I'm meant to be choosing a-levels. I want to be a research scientist, preferably in chemistry or biochemistry fields (at the minute...), and more along the lines of medical research, but I want to keep my options as open as possible for if I change my mind. Unfortunately, there won't be the option for AS anymore when I get to Sixth Form so I can't do one to just AS and 4 to A2. If I start with 5 and then drop one I'll have the knowledge but no qualification to show for it.
I'm predicted 11A*s at iGCSE and this is whilst juggling hockey training, an art scholarship, crest projects, DofE, violin, a bit of theatre, scouts, and would you believe it a surprisingly good social life. Maths is the subject I find easiest by far and my teacher basically expects me to do further maths, however, chemistry and biology (especially cellular or just small-scale stuff; genetics, neuroscience, and hormones are my jam) are what interest me most.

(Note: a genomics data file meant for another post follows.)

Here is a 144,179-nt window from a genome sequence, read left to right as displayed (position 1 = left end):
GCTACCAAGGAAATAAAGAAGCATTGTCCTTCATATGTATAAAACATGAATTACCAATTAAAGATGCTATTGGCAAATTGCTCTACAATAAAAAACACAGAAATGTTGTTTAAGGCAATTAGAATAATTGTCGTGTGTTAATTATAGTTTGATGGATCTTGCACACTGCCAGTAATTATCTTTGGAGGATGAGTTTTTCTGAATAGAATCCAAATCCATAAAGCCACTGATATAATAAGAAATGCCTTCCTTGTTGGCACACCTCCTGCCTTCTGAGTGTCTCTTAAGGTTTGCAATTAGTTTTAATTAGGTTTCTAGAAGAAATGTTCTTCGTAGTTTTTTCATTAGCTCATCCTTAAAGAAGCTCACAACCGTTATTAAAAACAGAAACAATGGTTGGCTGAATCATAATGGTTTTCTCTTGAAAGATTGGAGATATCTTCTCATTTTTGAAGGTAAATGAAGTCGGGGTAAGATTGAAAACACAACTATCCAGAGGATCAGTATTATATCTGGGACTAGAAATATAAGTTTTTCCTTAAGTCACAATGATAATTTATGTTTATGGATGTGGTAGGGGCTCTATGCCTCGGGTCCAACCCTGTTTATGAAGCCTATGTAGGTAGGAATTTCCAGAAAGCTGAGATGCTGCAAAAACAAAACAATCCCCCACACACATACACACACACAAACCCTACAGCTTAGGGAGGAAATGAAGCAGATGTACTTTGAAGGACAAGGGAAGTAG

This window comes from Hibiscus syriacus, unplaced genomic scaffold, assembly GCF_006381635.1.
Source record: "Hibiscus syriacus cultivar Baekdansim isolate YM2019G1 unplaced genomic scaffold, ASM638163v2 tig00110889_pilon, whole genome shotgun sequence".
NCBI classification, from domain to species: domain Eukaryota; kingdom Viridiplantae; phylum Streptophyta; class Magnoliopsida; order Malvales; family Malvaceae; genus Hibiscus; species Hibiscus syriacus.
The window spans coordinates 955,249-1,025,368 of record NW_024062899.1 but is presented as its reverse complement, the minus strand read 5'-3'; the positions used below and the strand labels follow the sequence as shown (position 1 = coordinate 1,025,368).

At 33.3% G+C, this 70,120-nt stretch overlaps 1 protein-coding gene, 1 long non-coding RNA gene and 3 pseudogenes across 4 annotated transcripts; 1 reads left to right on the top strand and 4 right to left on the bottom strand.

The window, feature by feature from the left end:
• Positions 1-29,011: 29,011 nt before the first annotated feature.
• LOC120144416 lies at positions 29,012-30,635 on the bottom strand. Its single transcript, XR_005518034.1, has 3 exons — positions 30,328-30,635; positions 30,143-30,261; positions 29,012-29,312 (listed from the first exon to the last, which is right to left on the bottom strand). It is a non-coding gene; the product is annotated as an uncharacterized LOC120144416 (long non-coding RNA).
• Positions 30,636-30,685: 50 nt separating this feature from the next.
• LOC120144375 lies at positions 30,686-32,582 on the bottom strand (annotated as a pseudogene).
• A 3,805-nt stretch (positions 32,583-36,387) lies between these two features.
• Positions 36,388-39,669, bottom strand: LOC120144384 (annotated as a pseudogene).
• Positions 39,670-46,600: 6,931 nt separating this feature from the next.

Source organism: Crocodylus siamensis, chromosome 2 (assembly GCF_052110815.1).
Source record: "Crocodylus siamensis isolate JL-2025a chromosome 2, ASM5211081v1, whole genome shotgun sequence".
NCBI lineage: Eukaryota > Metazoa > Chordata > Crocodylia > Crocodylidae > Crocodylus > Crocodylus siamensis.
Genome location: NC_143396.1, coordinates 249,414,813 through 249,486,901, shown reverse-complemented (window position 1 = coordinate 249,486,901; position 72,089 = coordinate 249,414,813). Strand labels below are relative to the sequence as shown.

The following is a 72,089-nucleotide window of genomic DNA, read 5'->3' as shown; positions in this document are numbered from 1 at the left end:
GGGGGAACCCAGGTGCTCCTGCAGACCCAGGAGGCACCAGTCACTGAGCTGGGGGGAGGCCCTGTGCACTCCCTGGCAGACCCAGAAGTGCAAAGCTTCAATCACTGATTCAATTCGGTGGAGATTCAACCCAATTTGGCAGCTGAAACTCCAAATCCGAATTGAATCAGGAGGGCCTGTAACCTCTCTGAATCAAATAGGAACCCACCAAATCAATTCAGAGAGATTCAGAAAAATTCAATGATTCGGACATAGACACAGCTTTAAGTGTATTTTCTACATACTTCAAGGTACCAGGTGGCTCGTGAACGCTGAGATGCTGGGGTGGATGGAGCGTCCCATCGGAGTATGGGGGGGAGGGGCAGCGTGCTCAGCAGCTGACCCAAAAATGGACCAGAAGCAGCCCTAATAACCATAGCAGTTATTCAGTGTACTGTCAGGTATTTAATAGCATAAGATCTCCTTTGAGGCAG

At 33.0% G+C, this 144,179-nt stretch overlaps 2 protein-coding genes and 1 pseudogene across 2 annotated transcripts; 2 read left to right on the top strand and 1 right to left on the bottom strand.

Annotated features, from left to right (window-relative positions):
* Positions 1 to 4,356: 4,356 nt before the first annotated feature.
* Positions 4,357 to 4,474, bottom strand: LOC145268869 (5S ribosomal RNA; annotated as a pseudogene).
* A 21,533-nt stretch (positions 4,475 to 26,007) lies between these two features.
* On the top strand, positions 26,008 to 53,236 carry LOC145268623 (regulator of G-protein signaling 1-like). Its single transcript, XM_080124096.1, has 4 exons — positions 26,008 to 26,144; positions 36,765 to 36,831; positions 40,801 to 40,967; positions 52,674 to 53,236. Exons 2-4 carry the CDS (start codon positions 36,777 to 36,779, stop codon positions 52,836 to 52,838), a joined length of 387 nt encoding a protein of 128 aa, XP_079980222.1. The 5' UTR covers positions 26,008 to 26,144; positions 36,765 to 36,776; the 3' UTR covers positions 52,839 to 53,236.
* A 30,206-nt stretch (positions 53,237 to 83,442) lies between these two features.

I'm definitely doing maths and chemistry, but my choices between biology/physics/further maths change depending on which lesson I had last.
I want to apply to Oxbridge (probably Oxford, visited a few times and it felt 'right') as well so I need to keep my grades as high as possible.
Which 2 of those three would be the most beneficial? Would it be worth doing 4 and one for a year (if I did this the one would probably be FM) just for the extra knowledge? And would it be possible to do all five and keep up most of (I'll have finished silver DofE and will probably stop violin) my extracurriculars?
5 sciences at a-level?? Watch
- Thread Starter
- 15-09-2016 21:51
- 15-09-2016 22:06
Think about what you actually want to apply for as I doubt physics, chem and biology would all be needed for the course you want, also bare in mind offers are made on 3 A-levels so doing 4(or 5) is only for your own enjoyment really but if it makes your grades suffer (say AAAAA instead of A*A*A*) then definitely don't do it as it's just giving yourself a disadvantage for no reason.